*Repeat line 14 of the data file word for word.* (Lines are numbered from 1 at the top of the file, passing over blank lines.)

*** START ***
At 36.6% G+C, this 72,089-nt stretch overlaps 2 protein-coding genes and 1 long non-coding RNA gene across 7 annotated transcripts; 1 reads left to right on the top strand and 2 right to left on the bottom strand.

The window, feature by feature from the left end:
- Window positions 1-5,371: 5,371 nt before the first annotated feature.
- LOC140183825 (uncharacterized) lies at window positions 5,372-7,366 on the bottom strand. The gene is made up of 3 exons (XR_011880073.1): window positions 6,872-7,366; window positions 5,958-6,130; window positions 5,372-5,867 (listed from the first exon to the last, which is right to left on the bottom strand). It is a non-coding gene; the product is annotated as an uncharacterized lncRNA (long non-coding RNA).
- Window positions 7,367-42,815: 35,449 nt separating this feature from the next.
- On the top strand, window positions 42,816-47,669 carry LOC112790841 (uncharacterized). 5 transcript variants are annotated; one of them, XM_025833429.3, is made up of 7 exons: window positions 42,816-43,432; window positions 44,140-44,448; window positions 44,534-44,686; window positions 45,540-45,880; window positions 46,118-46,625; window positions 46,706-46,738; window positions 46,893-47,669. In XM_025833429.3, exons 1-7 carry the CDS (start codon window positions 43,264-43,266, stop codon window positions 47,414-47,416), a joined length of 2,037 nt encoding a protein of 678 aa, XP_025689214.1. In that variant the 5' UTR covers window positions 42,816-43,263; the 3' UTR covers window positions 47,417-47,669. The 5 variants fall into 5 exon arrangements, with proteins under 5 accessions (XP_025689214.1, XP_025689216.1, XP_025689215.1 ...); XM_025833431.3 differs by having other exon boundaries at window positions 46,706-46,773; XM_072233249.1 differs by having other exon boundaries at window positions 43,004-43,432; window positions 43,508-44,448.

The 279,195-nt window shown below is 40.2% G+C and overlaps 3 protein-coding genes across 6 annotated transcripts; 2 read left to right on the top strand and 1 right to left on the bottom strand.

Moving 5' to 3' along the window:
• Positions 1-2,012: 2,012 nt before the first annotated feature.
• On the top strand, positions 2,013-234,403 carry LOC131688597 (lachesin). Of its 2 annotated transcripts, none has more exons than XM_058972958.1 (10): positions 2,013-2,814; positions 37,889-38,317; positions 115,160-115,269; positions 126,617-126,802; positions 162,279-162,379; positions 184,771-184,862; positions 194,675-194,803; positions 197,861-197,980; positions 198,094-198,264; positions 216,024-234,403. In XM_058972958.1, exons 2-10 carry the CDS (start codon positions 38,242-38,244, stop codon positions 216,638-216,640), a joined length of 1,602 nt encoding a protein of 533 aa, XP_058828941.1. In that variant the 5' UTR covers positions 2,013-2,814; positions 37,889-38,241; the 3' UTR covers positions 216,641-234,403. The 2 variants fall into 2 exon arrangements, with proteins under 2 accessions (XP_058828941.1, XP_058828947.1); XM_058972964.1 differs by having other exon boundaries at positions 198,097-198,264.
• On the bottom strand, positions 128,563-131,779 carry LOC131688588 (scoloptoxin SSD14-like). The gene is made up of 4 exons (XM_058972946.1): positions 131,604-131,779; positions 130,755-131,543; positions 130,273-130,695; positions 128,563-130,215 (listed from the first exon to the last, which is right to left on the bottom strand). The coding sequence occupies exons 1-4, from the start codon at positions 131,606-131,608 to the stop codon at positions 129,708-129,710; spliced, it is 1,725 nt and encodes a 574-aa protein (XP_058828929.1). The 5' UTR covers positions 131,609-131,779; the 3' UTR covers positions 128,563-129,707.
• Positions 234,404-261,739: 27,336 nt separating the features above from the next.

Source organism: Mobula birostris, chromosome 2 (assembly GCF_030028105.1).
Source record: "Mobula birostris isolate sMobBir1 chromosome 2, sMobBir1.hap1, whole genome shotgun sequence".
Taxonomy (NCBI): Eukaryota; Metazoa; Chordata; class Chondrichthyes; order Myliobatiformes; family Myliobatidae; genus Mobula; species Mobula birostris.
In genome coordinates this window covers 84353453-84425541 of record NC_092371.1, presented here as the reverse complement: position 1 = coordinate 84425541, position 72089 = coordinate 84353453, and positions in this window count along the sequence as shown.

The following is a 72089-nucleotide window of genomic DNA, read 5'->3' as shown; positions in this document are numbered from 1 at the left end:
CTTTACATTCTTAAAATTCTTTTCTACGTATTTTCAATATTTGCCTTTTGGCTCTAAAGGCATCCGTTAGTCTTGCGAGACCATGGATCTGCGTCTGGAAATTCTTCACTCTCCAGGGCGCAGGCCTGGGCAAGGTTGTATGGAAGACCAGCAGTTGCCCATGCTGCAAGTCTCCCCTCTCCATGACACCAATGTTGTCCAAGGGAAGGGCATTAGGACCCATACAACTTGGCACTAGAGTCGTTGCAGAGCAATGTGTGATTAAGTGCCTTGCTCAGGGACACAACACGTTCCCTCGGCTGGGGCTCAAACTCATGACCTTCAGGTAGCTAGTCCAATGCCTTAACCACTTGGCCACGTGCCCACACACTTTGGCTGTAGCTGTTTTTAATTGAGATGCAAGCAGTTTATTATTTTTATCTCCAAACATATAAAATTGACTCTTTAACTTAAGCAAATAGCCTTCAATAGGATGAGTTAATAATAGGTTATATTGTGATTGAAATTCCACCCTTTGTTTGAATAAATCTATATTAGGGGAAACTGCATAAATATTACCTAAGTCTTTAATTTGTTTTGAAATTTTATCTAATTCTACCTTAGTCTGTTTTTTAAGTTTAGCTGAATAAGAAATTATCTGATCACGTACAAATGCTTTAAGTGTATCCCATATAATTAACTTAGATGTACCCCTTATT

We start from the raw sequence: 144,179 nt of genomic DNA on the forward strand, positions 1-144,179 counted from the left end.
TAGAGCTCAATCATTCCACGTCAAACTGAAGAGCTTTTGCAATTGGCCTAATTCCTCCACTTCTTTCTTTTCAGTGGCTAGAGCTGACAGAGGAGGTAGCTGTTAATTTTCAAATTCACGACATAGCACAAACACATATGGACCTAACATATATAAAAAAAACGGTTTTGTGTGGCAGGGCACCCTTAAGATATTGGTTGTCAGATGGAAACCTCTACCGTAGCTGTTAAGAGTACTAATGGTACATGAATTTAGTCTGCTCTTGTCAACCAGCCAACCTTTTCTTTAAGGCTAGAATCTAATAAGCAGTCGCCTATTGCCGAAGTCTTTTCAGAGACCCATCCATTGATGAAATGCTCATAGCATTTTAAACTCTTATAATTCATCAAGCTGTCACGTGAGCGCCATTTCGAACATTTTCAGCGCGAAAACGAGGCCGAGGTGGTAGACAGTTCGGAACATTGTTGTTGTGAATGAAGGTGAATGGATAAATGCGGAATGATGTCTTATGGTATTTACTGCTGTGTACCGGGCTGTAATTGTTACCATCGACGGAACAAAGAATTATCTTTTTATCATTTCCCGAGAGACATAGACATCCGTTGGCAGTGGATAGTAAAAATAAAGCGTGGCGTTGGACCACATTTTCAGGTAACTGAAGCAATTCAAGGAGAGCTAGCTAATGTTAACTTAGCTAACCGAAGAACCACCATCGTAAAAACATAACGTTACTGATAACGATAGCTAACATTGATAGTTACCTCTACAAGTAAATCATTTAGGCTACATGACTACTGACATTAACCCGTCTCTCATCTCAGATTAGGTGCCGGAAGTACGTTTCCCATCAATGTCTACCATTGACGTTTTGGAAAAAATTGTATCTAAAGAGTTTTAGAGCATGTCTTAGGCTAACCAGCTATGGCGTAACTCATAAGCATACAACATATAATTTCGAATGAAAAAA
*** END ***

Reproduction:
Source record: "Mobula birostris isolate sMobBir1 chromosome 2, sMobBir1.hap1, whole genome shotgun sequence".